A Guide to The Tohoku University Festival: Part 1

Schools in Japan regularly hold festivals on-campus, and Tohoku University is no different. For the past 70 years, Tohoku University has held its own school festival. This year, the 71st Tohoku University Festival will be held from November 2 to 4 at the Kawauchi-Kita campus. The festival, which is open to the public, draws in large crowds every year. In fact, last year alone, 41,000 people visited the festival. 

The university festival celebrates and showcases the activities of the students. As usual, there will be several exciting activities, such as food and refreshment stalls and booths for children (Ennichi). As always, there are a variety of performances scheduled for the festival, but these performances will be split into two groups. Some will be performed at the main stage while others will be held at the plaza stage. 

Every festival has had its own theme. For example, the 2017 festival had the theme of “recalling the memories of our childhood and celebrating the passions of our youth”. The theme of the 2018 festival was “laugh and bring good fortune”. The theme of the festival this year is “dancing in the mortal life, living in the dreams”. The festival committee has chosen to follow an Edo period vibe as they will decorate the festival with Japanese lanterns.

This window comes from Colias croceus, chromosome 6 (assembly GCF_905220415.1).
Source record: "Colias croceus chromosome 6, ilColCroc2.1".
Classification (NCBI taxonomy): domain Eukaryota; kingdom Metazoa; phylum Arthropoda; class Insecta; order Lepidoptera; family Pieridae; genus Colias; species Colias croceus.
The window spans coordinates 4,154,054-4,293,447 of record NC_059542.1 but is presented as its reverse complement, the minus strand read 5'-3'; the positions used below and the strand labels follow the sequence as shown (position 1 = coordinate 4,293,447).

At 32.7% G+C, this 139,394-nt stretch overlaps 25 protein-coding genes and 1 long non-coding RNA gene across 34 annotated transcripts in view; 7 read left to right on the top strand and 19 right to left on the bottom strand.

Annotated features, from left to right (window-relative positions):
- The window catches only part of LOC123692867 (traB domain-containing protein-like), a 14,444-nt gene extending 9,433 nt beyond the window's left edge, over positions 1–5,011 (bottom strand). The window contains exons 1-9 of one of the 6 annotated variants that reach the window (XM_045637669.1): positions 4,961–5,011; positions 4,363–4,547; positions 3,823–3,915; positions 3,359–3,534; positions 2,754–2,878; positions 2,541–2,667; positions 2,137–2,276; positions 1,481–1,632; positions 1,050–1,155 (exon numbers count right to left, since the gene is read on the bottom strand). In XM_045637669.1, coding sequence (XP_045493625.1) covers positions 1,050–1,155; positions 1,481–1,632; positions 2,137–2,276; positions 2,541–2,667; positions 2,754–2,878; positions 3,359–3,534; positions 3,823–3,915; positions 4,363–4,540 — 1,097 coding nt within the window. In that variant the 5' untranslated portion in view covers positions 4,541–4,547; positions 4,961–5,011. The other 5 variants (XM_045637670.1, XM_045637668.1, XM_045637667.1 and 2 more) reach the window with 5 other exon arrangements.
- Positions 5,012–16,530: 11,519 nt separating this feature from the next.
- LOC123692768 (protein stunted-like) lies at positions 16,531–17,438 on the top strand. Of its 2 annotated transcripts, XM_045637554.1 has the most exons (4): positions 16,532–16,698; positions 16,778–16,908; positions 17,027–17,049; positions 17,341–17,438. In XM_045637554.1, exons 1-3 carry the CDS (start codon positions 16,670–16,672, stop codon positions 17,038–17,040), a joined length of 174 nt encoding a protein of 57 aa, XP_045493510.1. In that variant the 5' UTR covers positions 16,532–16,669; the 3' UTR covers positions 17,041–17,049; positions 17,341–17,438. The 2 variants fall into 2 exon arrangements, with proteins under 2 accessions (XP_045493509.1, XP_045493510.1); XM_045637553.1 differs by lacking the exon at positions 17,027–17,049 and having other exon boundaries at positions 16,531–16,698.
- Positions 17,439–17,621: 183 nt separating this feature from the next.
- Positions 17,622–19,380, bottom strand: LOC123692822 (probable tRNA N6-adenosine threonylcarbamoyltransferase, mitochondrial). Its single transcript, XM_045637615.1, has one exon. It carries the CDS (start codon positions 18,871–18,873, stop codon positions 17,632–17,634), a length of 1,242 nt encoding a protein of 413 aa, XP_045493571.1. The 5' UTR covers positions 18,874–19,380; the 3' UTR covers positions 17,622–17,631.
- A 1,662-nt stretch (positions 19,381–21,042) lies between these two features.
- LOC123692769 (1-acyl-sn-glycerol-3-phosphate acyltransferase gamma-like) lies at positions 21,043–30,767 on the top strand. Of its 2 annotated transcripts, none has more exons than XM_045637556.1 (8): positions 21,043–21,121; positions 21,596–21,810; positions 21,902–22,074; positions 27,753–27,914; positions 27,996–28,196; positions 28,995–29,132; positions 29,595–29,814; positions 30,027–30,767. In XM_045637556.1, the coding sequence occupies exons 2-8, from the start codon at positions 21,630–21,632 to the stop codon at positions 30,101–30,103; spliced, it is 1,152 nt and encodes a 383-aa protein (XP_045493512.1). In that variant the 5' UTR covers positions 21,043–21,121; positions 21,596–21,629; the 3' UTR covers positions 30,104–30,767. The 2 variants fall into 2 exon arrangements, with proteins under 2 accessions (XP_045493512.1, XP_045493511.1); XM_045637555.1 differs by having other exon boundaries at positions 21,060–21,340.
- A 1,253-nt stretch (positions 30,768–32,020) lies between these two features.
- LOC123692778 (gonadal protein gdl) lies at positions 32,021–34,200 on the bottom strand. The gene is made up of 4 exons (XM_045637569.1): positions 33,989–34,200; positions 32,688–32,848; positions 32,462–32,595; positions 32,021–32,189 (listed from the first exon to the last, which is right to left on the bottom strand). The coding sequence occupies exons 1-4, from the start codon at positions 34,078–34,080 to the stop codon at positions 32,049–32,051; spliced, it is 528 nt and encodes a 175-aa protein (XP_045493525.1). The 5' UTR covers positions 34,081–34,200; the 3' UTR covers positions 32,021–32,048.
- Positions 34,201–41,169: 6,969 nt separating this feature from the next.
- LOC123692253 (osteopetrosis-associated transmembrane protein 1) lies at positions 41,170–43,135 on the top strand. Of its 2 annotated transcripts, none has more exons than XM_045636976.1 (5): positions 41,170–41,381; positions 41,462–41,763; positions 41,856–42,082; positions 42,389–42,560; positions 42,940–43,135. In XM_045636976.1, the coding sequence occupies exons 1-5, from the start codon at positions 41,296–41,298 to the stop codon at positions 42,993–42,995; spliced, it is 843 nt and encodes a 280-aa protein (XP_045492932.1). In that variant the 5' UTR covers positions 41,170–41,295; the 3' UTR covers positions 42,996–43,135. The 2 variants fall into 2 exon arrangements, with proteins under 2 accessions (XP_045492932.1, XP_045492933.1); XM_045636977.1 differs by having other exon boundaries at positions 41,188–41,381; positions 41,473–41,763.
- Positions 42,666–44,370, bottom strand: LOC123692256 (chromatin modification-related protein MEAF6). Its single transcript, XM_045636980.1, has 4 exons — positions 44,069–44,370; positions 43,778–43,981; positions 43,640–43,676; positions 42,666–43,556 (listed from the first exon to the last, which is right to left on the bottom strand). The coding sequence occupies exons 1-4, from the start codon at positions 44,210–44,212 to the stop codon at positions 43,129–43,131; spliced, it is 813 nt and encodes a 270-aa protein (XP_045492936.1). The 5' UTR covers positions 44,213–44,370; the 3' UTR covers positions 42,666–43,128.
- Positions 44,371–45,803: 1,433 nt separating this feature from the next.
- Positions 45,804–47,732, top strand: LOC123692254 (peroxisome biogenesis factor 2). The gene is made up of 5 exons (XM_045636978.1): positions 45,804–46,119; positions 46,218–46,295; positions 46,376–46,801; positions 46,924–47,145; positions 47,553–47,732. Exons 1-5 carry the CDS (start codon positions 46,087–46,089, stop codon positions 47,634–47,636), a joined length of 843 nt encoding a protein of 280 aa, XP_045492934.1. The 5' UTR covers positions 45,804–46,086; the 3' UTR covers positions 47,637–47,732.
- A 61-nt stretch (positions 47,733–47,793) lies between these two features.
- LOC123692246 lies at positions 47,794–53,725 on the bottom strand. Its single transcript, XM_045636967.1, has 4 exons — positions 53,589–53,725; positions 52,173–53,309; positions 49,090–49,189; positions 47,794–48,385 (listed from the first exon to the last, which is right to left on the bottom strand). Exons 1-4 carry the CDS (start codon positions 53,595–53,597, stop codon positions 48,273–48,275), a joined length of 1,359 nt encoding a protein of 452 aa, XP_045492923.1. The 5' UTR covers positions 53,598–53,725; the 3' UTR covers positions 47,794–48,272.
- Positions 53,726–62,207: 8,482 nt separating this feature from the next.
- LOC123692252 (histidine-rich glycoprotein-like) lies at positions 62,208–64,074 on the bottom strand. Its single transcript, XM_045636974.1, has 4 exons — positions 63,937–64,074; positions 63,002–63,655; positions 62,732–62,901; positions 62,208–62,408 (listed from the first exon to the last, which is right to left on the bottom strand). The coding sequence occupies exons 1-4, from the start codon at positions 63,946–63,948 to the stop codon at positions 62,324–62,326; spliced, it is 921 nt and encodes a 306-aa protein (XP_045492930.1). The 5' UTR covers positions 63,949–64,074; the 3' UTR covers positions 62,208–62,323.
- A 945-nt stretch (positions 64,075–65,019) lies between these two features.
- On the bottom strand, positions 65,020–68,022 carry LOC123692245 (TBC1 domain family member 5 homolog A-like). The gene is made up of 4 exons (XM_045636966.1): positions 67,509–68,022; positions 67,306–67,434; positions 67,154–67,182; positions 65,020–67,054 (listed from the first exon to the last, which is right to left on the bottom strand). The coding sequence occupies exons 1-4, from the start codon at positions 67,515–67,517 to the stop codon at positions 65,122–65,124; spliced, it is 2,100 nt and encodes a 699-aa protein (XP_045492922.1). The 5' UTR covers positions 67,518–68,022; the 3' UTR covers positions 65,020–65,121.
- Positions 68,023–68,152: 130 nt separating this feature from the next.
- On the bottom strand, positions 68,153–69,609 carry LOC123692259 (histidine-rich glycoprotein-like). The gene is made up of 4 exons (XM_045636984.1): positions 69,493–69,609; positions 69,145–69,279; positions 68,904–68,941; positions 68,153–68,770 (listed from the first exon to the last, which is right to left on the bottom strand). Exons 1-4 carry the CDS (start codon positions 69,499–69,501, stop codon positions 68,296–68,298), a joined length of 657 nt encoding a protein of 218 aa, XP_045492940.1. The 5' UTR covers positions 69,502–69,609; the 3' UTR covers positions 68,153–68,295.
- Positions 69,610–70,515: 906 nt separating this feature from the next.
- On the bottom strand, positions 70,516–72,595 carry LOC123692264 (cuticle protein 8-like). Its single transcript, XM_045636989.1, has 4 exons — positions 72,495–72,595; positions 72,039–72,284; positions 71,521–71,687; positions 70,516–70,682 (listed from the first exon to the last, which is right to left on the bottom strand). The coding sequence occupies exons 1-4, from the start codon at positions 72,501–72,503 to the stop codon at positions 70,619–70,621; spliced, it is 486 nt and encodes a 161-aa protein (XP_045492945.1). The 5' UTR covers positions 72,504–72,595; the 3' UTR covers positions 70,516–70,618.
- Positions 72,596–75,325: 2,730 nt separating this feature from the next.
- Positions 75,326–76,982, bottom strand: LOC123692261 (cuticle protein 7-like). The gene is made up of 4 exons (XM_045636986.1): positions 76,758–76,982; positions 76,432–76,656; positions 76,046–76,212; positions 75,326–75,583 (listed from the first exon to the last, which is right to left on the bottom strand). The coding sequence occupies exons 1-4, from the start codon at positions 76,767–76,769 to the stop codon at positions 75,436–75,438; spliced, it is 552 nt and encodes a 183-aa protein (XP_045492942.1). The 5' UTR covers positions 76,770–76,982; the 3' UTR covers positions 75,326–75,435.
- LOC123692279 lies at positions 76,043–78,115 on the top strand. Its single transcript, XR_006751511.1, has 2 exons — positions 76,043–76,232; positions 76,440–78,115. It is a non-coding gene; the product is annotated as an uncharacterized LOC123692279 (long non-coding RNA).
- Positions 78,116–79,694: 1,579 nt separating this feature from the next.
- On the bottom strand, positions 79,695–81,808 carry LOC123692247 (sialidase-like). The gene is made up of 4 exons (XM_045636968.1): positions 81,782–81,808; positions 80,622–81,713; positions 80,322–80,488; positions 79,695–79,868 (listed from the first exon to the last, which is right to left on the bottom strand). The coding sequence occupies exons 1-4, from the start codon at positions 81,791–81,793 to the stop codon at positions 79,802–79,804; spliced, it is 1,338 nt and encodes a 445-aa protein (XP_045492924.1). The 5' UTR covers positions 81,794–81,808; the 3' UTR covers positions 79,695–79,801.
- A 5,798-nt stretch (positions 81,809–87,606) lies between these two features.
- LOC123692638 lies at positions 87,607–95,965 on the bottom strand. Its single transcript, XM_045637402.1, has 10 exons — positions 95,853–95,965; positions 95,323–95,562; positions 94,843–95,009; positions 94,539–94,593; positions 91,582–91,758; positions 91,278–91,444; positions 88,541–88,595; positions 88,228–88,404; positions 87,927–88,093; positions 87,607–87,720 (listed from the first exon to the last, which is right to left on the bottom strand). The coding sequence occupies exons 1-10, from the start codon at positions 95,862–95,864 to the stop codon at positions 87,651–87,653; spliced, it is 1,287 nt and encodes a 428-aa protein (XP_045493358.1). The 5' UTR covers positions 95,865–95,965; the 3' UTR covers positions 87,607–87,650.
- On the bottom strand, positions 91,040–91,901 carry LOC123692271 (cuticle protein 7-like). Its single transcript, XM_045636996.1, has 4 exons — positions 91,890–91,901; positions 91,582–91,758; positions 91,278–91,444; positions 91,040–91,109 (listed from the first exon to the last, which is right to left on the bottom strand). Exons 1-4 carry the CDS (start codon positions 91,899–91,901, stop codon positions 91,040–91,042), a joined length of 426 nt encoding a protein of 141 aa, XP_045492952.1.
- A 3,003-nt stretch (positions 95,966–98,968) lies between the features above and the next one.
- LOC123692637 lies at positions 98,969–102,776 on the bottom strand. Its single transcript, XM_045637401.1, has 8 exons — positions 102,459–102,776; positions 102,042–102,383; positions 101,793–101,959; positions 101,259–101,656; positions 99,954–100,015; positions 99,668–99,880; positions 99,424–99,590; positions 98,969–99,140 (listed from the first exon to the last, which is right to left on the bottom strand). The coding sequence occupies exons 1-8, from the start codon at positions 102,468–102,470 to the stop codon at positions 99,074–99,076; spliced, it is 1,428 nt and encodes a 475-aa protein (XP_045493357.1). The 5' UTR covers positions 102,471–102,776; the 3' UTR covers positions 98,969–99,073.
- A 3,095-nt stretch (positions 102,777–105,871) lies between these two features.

Tohoku University festival is no small affair. In 2017, the festival attracted 33,000 visitors and the 3-day festival costed ¥10 million to put on. It was also the first year where an approach towards internationalization took place and English translations for several stalls and general information were made available.

The festival committee itself is an official club at the university and anyone who is interested can join. The 2017 festival leader Ryuhei Notsuke, spoke to The Sentinel in an interview and explained the process. He said, “Anyone who wants to make a change and has a strong feeling for the school can join the club. The selection of the executive committee is random. The leader of the festival is chosen through voting by former members. The leader is always a sophomore and this activity is meant for freshmen and sophomores only.”

With the year-long planning finally taking shape in early November, the university festival is a memory enshrined by the students, their year-long activities and more importantly, the celebration of university life.

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